November 14, 2013
BLOCKING ELEMENTS AND DISTILLING SHAPES
In the next drafts, I began to find placement for the elements and start blocking and distilling their character. Some of them have been made into flatter, more graphic shapes, with rich outlines and exaggerated shadows, and others have been stripped down to the qualities that define their essence.
In most cases, I’ve been experimenting with the effects tools in the layers panel: drop shadows, inner glow, stroke, and even bevel and emboss have all been used on the plate, food, and owl. Other elements were treated with filters from the filter gallery such as posterize for the table and fennel, and colored pencil for the blue fish plate center cutout.
I also imposed paths to organize the “grid” on which the elements are living. Here’s what happening so far:
Next, I’ll be working on adding perspective paths to connect the owl to the rug. I’ll also work on treating the rug values to push back to ground. In addition, I’ll be working on the fish to further distill its form by using the fin elements and exaggerating the inherently two dimensional aspect of the scales. I’ll also fracture the table by working the monogram in the left portion of the frame into the right foreground, possibly spilling off the surface of the table. Finally, don’t think I’m done with the owl’s “cast shadow”…I’m just getting started!
November 10, 2013
ADDING TYPE AND MORE LAYERS
Next, I’ve added a few more elements to the still life: back wall posters, including one with a typographic element to be included in the final draft, as well as additional perspectives of the table and rug elements.
November 6, 2013
CUT! TAKE TWO PLEASE!
Ha ha! So once again…if you’re familiar with what’s been going on over in my Hyperrealism section, you’ll know never to believe what you see in the first pass…part of the creative process mixed with a steep learning curve! Nail-biting when it comes to worrying about deadlines, but gratifying when you know you have the power to change direction instead of getting stuck in a box.
This particular change came shortly after choosing the master painting which I would emulate, Juan Gris’ 1915 “Still Life With Checkered Tablecloth”. I realized it would be better to lay out a proper still life of my own to implement techniques and play on perspective as in Gris’ painting, rather than try to work those ideas into the flat presentation in my earlier drafts.
I set to work setting up a still life…which looks a little wonky due to the fish being frozen solid with a bent tail! But we get the idea and this is a photo of the template I’d be working with:
So, my entire block of time on Tuesday (4-5 hrs while my son is in school), was spent photographing, selecting and importing new elements to work as the new layers of my Cubist Still Life. Time consuming when time is of the essence, but a much better direction I think.
So after a few hours, this is what I’m looking at so far….really just getting most of the main elements blocked in so I can then work on treating them and breaking them up into a logical way. Elements that still need to be added are the background Storm King poster (thanks to Professor Krikun for suggesting I add type to my work…and showing us some incredible designer profile short docs of Paula Scher and Milton Glaser). It didn’t hit me right away, but the Storm King poster might be perfect here. Also the owl will almost certainly get some sort of displacement treatment on the back wall, and working the chairs in could be interesting, unless the wood table becomes a more interesting pattern to play with. In this way I can bring the back wall to life in a way that the source photograph falls flat, while at the same time respecting the value structure of the actual photograph.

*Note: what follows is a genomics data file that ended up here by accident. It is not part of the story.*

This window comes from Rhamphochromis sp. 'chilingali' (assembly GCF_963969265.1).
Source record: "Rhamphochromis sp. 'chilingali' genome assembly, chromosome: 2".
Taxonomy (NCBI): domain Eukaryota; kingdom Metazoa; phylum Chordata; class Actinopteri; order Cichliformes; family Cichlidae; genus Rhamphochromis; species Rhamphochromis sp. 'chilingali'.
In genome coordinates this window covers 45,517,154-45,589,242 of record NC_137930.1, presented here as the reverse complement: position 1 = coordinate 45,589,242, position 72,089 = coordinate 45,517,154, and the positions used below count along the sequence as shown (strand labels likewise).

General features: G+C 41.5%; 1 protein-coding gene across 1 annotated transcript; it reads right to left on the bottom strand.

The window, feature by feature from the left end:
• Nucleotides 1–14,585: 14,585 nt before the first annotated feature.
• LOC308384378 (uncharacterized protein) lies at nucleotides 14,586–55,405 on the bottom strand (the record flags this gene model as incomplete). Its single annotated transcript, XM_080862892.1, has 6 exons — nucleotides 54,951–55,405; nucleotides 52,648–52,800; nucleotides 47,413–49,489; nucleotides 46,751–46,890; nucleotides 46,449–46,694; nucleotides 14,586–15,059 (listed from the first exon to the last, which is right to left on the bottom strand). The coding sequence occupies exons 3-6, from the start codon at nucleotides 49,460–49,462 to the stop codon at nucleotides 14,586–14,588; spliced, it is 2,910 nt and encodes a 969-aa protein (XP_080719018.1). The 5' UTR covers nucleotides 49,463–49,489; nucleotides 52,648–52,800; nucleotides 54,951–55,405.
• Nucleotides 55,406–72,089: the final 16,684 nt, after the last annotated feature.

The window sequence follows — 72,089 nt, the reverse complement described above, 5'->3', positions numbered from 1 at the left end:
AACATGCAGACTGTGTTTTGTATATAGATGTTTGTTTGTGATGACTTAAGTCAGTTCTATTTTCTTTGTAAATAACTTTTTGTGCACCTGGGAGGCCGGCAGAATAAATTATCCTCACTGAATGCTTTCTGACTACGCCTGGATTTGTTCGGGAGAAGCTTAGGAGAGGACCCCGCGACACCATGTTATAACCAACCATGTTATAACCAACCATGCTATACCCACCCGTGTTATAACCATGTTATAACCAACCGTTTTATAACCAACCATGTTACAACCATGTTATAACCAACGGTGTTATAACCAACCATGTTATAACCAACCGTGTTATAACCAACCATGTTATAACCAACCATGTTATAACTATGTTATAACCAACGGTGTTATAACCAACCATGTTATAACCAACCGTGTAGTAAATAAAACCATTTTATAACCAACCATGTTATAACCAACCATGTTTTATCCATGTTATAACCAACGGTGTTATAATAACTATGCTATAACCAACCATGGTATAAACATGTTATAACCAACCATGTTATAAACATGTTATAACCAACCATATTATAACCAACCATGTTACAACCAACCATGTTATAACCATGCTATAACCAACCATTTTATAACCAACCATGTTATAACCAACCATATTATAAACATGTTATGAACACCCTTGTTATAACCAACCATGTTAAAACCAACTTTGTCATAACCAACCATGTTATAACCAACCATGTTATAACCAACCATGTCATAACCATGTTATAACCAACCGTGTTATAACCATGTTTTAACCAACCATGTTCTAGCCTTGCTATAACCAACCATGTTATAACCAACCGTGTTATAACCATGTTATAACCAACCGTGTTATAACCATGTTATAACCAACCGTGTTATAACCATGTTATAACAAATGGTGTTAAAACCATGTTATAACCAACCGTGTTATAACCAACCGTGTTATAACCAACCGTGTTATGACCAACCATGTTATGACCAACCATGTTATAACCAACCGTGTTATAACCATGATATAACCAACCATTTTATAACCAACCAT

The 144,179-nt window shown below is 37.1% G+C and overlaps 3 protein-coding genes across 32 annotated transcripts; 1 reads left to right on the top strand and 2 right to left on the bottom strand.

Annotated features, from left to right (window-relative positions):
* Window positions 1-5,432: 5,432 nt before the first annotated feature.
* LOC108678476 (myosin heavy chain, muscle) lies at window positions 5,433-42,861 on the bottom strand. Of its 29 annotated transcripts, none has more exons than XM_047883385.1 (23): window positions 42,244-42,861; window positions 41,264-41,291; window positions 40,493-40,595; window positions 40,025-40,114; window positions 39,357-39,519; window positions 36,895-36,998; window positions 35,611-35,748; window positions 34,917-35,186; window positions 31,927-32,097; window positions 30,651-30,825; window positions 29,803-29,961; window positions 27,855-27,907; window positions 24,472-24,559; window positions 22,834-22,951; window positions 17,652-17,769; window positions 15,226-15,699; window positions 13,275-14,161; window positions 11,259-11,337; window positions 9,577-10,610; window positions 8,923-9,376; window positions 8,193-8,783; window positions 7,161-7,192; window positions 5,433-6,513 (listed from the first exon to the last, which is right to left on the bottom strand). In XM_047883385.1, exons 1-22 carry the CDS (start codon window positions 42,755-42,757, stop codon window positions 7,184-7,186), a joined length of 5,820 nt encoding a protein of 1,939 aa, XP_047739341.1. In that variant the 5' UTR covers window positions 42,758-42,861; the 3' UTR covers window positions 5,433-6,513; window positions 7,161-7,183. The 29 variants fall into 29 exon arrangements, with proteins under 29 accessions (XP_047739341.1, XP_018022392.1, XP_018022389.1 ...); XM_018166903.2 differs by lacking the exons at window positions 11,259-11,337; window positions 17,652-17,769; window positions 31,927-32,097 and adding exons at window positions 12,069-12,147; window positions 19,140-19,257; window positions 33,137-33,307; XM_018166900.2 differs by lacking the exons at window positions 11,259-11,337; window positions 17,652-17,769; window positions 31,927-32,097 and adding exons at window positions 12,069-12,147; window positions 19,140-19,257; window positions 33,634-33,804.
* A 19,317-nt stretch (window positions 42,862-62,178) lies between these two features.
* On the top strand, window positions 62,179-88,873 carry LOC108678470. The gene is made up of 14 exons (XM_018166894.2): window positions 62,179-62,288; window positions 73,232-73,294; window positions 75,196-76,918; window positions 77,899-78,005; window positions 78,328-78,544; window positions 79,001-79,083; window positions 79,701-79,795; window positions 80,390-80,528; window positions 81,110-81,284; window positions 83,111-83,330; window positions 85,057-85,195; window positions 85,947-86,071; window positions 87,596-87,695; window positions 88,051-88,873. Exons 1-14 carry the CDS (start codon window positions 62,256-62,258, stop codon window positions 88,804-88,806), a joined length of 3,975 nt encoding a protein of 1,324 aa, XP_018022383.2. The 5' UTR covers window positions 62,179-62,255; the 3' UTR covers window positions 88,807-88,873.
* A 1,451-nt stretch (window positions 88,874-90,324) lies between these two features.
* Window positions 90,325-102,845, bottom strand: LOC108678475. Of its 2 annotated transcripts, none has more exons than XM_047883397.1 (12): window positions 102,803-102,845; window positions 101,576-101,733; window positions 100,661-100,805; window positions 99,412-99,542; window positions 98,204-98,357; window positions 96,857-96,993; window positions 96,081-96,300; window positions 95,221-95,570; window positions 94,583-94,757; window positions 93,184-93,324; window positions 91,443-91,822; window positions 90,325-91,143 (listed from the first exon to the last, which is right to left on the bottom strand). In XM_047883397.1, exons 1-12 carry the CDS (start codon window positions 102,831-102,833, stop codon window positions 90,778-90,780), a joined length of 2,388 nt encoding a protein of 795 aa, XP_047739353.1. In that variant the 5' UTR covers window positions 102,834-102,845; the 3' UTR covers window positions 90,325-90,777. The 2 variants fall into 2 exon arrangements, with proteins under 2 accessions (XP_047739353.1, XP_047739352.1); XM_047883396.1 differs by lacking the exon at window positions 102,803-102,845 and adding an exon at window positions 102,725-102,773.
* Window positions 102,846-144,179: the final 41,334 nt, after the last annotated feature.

New rough draft (really just roughing in elements here, and some very early decisions on perspective lines – particularly the rug and table relationship):
November 3, 2013
PLAYING WITH SHAPES
Here I’ve added a few more elements (ideally I’d like to get a couple more options in there….a sectioned artichoke and/or sectioned and whole fennel bulbs have wonderful layered forms that I think lend themselves to a cubist still life). Playing with shadows, both inner and outer, in the FX panel here, as well as using the blur, sharpen, dodge and burn tools to soften edges and give a more painterly feel to some of the elements.
October 28, 2013
The first step is to add my main elements into layers. Here’s one shot of the blue plate; the fish has also been isolated and added, and next I’ll add the scallions, lemons, and artichokes, each on their own layers, duplicating as needed.
Below I couldn’t resist just playing with breaking off a piece of the plate to see how I could streamline the process of fragmenting and making each fragment its own layer. It ends up being a lot of layers, but it’s nice to have more shapes to choose from rather than less!
CUTTING PIECES AND FRACTURING
In this case, by using either the polygon or magnetic lasso, I choose a fragment of the element (plate or fish) to make a selection. I then control clicked on the selection (with the lasso tool still selected) and choose “Layer Via Copy” which sends the fragment to a new, unnamed layer. I’ve then gotten into the habit of duplicating each of those element fragments and putting them into an “Original Elements” folder in the layers panel, so I can have multiple identical fragments with different treatments.